Wait, the day didn’t end here. A couple of interesting things did happen. The first one was a sheer coincidence. We again shared the compartment with the same family that traveled with us from Delhi to Amritsar. The next one was a pleasant surprise. A Postcrossing friend Mr.Piyush came all the way to Ludhiana railway station to handover me some awesome postcards when our train halted there. The best part was, my phone was in silent mode and didn’t hear the ring when he called. The train just started moving when I returned his call. As the train was already in motion, he came running and handed me the envelope. That’s an extraordinary gesture to show towards a person whom he oddly knows. Thanks, Piyush. It means a lot to me.

Phew, That’s how yet another incredible day came to an end.

The next day had some serious twist and turns for us. But you got to wait until the next blog post in the series.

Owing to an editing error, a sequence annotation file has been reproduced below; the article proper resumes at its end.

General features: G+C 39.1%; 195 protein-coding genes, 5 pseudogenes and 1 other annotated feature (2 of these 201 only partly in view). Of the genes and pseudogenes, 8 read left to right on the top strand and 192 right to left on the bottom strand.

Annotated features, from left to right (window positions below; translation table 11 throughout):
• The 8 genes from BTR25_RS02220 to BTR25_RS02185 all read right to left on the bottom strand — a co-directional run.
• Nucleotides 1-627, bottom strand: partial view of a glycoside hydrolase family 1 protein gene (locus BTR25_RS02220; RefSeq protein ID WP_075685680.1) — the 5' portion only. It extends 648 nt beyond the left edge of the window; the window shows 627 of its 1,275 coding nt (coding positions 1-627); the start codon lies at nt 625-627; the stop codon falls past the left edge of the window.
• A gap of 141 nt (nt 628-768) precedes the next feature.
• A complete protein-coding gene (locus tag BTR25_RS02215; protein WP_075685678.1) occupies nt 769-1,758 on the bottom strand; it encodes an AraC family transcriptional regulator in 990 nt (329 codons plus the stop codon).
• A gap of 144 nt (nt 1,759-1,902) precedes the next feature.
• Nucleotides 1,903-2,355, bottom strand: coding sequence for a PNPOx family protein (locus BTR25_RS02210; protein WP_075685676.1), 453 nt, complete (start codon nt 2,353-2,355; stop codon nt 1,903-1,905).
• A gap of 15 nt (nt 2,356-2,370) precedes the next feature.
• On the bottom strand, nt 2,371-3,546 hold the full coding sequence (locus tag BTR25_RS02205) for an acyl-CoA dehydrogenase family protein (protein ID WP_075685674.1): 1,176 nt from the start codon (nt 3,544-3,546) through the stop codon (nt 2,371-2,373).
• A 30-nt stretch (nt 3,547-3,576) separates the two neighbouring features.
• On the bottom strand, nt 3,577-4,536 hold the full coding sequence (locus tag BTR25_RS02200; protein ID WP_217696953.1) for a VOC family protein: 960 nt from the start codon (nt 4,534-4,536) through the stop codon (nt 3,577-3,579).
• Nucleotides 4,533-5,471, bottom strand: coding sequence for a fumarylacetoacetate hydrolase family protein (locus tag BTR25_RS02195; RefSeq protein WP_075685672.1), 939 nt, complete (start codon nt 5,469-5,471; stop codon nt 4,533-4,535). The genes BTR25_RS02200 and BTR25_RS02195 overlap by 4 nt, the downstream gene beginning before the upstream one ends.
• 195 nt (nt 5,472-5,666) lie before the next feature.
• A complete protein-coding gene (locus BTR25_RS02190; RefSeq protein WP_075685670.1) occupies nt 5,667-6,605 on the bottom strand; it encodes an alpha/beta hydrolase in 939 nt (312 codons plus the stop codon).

To Be Continued …

Trip To Remember – Amritsar, Delhi & Agra – Part 1

If you are curious about the reason, me penning down this post about a trip that I took nearly 6 months ago? No worries, I can completely answer it all in a couple of points.

  1. I am a master procrastinator.
  2. I love to get nostalgic.

There had been several inspirations behind my trips such as Friends, Food, Nature and Adventure. But, what if the main inspiration for this trip is a song from a movie that got released way back in 2006.

Yes, ever since I saw the movie Rang De Basanti, visiting Amritsar has become a dream. Unfortunately, my multiple plans to visit Amritsar never realized until this trip. Initially, I intended to travel solo. But, later chose to go with a bunch of friends. Isn’t more the merrier Firstly, let me introduce you the gang. Shashi, Remya, Kavinnila, Shalini and yours truly.